From: Jeff Medina (firstname.lastname@example.org)
Date: Mon Jan 02 2006 - 11:42:14 MST
On 1/2/06, BillK <email@example.com> wrote:
> As Michael Shermer has commented:
> "But wouldn't that mean that this claim is ultimately nonfalsifiable?
> If both positive and negative results are interpreted as supporting a
> theory, how can we test its validity?
> Skepticism is the default position because the burden of proof is on
> the believer, not the skeptic."
It isn't that positive and negative (i.e., any) results are
interpreted as support. Richard is claiming specifically that:
- Believers in such experiments have consistently positive results
- Skeptics in such experiments have consistently negative results
Chance would imply a lack of correlation between one's belief and
one's results; there should be positive and negative variance in equal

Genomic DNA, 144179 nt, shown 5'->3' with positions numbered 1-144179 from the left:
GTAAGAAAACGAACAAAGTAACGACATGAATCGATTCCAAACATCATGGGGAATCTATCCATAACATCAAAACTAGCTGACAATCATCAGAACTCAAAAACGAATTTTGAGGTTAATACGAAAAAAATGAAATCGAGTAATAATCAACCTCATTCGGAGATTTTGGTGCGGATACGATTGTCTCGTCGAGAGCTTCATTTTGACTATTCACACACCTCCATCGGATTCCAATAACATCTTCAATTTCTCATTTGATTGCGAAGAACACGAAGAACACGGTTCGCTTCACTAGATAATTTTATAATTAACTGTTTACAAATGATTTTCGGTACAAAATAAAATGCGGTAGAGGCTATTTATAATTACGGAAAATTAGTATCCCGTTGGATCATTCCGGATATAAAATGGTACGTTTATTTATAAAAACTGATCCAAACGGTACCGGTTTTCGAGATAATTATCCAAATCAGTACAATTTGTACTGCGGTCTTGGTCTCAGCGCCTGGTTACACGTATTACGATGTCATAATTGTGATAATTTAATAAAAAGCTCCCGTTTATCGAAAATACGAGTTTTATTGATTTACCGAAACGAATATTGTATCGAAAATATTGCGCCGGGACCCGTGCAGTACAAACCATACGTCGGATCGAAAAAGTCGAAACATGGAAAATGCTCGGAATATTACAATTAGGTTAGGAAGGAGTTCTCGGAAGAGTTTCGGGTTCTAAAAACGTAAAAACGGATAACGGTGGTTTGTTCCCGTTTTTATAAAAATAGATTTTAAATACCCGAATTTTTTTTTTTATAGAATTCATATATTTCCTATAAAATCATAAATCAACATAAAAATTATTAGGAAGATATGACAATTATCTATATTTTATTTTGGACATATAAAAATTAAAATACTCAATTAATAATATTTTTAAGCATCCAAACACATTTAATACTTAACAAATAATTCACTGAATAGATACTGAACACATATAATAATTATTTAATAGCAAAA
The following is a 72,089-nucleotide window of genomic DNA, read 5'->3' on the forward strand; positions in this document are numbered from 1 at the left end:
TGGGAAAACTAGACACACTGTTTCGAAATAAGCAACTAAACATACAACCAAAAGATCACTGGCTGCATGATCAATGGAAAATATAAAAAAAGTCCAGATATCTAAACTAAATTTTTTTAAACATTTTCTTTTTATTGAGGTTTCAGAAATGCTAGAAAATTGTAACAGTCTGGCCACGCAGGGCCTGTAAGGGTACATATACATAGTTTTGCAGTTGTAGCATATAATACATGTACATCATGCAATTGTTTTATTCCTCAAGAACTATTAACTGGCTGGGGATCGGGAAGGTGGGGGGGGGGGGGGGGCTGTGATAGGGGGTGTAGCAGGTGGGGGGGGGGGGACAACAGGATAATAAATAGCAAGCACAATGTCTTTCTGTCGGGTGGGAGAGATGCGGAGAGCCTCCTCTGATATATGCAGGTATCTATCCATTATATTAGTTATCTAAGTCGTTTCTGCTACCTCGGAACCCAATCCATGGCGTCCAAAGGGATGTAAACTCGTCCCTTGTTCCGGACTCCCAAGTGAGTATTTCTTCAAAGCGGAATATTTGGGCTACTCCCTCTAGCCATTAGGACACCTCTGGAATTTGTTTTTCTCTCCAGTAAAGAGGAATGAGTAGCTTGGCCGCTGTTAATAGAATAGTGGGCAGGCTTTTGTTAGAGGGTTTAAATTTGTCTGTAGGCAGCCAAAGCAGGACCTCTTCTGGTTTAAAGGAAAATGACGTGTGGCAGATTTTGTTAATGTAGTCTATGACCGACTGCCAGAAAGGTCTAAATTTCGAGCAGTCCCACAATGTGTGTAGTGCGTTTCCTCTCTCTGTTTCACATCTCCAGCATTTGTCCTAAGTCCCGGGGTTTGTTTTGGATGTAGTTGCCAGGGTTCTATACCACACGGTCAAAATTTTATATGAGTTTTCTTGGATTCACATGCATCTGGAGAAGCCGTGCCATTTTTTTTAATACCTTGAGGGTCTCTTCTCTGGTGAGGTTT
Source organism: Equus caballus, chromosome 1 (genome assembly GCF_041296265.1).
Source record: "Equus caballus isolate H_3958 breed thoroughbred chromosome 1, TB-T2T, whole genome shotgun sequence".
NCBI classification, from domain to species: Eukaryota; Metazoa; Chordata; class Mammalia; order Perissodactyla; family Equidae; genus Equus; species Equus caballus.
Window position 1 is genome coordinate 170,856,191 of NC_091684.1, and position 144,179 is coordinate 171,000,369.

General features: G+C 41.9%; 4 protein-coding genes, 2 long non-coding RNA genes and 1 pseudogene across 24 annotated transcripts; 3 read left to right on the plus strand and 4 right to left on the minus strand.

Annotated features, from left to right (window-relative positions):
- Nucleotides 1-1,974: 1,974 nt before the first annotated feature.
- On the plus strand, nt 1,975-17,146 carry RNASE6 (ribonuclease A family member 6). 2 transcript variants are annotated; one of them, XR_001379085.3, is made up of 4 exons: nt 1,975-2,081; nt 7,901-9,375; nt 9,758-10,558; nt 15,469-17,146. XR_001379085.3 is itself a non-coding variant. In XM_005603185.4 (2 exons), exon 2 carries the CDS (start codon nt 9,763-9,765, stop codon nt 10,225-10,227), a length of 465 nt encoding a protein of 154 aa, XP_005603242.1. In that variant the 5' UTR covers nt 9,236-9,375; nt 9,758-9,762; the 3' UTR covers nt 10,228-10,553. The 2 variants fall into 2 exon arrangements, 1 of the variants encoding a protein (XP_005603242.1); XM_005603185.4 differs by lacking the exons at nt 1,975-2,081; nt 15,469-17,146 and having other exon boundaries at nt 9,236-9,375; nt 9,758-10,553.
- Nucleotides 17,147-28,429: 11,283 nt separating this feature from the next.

amounts for the believers and the skeptics, but there aren't,
Not that I support his take on psi. But there is a critical
distinction to be made between the object of your criticism and the
claim Richard's making, no matter what the explanation of these
-- Jeff Medina http://www.painfullyclear.com/ Community Director Singularity Institute for Artificial Intelligence http://www.intelligence.org/ Relationships & Community Fellow Institute for Ethics & Emerging Technologies http://www.ieet.org/ School of Philosophy, Birkbeck, University of London http://www.bbk.ac.uk/phil/
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